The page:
Investigating Student Understanding Of Vector Calculus In Upper-Division Electricity And Magnetism: Construction And Determination Of Differential Element In Non-Cartesian Coordinate Systems, Benjamin Schermerhorn

Electronic Theses and Dissertations

Differential length, area, and volume elements appear ubiquitously over the course of upper-division electricity and magnetism (E&M), used to sum the effects of or determine expressions for electric or magnetic fields. Given the plethora of tasks with spherical and cylindrical symmetry, non-Cartesian coordinates are commonly used, which include scaling factors as coefficients for the differential terms to account for the curvature of space. Furthermore, the application to vector fields means differential lengths and areas are vector quantities. So far, little of the education research in E&M has explored student understanding and construction of the non-Cartesian differential elements used in applications of vector calculus. This study contributes to the research base on the learning and teaching of these quantities.

Following course observations of junior-level E&M, targeted investigations were conducted to categorize student understanding of the properties of these differentials as they are constructed in a coordinate system without a physics context and as they are determined within common physics tasks. In general, students did not have a strong understanding of the geometry of non-Cartesian coordinate systems. However, students who were able to construct differential area and volume elements as a product of differential lengths within a given coordinate system were more successful when applying vector calculus. The results of this study were used to develop preliminary instructional resources to aid in the teaching of this material.

Lastly, this dissertation presents a theoretical model developed within the context of this study to describe students’ construction and interpretation of equations. The model joins existing theoretical frameworks: symbolic forms, used to describe students’ representational understanding of the structure of the constructed equation; and conceptual blending, which has been used to describe the ways in which students combine mathematics and physics knowledge when problem solving. In addition to providing a coherent picture for how the students in this study connect contextual information to symbolic representations, this model is broadly applicable as an analytical lens and allows for a detailed reinterpretation of similar analyses using these frameworks.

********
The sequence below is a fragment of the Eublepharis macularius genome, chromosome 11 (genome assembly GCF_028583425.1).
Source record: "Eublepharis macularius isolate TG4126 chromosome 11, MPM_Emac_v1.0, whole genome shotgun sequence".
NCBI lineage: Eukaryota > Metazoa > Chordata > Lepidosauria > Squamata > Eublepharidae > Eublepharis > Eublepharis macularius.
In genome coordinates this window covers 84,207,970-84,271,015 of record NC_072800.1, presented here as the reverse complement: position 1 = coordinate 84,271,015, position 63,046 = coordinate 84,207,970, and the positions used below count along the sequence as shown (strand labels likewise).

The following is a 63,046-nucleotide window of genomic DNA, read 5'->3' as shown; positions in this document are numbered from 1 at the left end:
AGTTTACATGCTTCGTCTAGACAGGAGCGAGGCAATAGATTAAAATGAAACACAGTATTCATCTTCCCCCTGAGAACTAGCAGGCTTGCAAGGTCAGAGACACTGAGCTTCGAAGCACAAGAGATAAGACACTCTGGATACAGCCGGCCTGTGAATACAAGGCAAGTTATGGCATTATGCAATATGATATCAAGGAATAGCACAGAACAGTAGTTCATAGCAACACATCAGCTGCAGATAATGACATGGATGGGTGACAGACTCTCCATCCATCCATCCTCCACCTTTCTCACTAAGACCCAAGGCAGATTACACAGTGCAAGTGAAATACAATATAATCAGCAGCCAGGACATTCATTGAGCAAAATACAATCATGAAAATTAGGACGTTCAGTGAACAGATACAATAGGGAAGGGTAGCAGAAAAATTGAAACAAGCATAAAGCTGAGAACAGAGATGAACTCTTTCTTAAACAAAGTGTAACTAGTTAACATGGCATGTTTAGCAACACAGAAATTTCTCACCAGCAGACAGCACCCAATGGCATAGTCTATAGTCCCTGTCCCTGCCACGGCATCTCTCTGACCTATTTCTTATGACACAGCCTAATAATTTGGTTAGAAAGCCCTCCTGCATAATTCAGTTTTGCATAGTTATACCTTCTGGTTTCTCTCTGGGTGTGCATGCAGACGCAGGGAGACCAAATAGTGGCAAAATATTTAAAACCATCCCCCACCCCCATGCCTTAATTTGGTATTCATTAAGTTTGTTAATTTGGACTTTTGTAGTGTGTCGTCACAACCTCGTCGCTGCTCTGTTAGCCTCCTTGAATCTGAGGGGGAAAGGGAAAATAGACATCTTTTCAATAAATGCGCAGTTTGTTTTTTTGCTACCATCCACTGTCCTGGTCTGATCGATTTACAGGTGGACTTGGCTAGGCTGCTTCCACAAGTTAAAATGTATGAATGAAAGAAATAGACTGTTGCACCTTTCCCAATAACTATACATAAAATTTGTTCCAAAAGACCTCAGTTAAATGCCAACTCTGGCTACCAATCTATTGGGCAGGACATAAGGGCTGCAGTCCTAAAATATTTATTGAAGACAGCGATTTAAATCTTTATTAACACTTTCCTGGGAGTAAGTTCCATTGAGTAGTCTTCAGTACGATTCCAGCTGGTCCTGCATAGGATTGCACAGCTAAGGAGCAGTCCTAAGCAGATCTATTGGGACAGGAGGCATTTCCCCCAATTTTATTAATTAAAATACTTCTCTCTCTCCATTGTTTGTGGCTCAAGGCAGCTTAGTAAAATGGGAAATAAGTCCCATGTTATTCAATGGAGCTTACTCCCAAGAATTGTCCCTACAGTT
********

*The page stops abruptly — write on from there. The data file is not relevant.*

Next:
Echoes Of The Past: The Effect Of Background Experience On Far Transfer, Graham H. Hummel-Hall May 2018

Echoes Of The Past: The Effect Of Background Experience On Far Transfer, Graham H. Hummel-Hall

Electronic Theses and Dissertations

Far transfer is the application of knowledge learned in one setting to a problem in a very different setting. This multi-method study looked at far transfer in humans and whether it could be facilitated, inhibited, or remain unaffected by the number of courses or years a student at a university spent learning about the subject matter of the knowledge being transferred. Through quantitative and qualitative analysis of pretest and post-test data from an introductory undergraduate earth science course, I found that students with more physical science background experience more frequently engaged in successful and accurate transfer of physics information to ...


Deciphering Climate-Driven Changes In Planktonic Diatom Communities In Lake Superior, Amy Kireta May 2018

Deciphering Climate-Driven Changes In Planktonic Diatom Communities In Lake Superior, Amy Kireta

Electronic Theses and Dissertations

Climate change is affecting lake systems throughout the world, including Lake Superior, the world’s largest lake by surface area. Climate-driven physical changes in Lake Superior are well documented, but there is still substantial uncertainty of how recent biological changes are related to climate change. This research addresses these uncertainties using a variety of approaches to understand the effects of modern climate-driven changes on Lake Superior diatom communities. First, I developed models for environmental variables related to diatom abundance using 10 years of summer monitoring data. Second, I investigated changes in fossilized diatom relative abundances before, during, and after the ...


Assessing Student Understanding Of Reasoning Using Argument-Based Contrast Matrices, Ethan Geheb Apr 2018

Assessing Student Understanding Of Reasoning Using Argument-Based Contrast Matrices, Ethan Geheb

Electronic Theses and Dissertations

There is strong national interest in increasing student proficiency in STEM, which includes the learning and practice of scientific argumentation. The codevelopment of scientific knowledge and argumentation has shown to positively influence student general understanding of argument construction, scientific knowledge and principles. Research indicates students continue to struggle with constructing complete arguments, with specific difficulty in correctly incorporating reasoning. Numerous frameworks have been developed to support student learning about argumentation. These frameworks contain common teaching strategies for introducing and teaching reasoning within the context of a science classroom. However, these strategies do not specifically target student struggle with using reasoning ...